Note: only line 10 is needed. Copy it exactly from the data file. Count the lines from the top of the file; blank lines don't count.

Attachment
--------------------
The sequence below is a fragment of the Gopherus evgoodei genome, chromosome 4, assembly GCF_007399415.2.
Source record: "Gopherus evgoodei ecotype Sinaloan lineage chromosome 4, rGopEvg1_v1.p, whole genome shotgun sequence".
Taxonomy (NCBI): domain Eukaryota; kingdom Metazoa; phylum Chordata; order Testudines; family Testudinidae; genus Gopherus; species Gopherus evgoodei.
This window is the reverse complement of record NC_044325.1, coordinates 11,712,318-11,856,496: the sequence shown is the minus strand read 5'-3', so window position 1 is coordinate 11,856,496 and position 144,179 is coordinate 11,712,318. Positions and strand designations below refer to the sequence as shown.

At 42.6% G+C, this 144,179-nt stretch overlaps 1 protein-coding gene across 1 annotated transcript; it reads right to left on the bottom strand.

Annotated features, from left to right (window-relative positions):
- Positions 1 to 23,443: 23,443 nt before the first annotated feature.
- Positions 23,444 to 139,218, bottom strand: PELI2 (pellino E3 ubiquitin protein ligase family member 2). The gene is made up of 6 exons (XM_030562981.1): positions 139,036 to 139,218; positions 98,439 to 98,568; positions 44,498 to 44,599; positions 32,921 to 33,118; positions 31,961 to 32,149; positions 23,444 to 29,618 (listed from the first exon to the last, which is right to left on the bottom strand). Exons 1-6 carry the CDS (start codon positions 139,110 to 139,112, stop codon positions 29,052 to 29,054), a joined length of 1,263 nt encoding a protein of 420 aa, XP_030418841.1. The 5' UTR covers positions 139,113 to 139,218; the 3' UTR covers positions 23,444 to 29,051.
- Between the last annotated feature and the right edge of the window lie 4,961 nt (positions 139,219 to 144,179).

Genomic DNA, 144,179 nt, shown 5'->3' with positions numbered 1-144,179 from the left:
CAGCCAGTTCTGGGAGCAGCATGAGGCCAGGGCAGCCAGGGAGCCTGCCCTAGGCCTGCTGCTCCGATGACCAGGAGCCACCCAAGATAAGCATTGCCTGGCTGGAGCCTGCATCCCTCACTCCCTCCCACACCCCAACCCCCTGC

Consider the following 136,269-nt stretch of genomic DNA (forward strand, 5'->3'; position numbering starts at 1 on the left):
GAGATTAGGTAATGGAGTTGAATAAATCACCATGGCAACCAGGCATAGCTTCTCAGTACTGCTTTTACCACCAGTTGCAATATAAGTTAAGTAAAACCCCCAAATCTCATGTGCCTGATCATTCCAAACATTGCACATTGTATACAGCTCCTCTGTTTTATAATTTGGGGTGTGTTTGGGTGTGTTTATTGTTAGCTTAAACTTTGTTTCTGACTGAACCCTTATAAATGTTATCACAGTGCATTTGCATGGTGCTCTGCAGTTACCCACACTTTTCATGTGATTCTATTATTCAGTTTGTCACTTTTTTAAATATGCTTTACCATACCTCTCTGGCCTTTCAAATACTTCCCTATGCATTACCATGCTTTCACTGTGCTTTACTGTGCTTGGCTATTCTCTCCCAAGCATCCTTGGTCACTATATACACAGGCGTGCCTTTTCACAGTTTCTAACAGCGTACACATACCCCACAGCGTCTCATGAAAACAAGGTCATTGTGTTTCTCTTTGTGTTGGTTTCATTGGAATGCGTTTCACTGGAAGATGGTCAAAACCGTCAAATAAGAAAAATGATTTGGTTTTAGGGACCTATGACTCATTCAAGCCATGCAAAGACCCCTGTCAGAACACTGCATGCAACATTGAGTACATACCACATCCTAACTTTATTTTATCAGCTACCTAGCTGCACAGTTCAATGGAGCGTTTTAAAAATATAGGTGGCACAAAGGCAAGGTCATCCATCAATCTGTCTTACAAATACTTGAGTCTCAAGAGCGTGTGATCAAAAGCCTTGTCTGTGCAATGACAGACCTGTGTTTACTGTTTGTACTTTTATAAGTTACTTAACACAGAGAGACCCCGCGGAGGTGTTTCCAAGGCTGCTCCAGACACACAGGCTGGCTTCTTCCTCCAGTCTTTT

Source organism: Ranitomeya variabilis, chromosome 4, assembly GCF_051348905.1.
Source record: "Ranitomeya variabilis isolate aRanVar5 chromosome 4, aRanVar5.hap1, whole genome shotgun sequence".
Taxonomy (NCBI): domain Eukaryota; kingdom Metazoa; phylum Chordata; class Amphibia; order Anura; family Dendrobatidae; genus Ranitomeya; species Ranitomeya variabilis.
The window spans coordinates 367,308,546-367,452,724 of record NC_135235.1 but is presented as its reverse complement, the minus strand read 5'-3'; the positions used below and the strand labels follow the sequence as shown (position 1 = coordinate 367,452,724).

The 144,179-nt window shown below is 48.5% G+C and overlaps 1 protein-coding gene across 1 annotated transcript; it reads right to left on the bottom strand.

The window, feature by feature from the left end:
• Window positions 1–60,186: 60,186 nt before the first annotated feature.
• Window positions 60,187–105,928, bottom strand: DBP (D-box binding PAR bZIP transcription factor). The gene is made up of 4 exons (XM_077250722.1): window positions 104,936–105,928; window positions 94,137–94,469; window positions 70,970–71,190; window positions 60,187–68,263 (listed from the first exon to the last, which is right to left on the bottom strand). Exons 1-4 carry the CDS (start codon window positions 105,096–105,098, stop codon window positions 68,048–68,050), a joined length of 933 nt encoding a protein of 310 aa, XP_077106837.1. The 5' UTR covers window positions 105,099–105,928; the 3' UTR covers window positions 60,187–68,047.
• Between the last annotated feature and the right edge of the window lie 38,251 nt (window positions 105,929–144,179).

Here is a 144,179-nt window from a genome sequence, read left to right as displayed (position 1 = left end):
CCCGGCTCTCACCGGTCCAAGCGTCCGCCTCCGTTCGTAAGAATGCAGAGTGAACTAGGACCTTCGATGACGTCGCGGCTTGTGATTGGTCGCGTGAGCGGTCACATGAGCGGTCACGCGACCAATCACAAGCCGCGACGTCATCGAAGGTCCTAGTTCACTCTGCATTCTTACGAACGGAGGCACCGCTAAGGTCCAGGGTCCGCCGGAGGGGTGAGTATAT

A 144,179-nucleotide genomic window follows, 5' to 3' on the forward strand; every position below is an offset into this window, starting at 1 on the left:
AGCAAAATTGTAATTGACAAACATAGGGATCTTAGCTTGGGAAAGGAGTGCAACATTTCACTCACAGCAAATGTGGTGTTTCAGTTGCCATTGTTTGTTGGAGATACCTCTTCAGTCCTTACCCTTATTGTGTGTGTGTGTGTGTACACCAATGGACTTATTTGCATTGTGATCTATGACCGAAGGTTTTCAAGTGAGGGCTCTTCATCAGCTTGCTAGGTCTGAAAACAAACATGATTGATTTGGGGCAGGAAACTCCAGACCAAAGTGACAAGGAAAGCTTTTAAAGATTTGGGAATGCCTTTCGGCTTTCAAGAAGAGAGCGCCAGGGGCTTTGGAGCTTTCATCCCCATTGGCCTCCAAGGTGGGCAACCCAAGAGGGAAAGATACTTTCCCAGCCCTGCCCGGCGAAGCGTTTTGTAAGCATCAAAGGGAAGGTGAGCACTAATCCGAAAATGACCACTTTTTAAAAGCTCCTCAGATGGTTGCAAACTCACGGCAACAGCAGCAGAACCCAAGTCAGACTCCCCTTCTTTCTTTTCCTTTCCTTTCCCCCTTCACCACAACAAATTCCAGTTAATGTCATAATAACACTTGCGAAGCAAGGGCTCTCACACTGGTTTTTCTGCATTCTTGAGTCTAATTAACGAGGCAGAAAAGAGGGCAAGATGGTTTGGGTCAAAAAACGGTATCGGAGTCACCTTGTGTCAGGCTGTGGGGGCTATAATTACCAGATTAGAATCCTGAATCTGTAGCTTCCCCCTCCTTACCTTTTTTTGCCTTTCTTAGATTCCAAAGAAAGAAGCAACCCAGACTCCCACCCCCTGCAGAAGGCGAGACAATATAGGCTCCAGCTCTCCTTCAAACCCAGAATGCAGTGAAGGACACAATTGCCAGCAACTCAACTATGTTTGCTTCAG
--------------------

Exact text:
Genomic DNA, 144,179 nt, shown 5'->3' with positions numbered 1-144,179 from the left: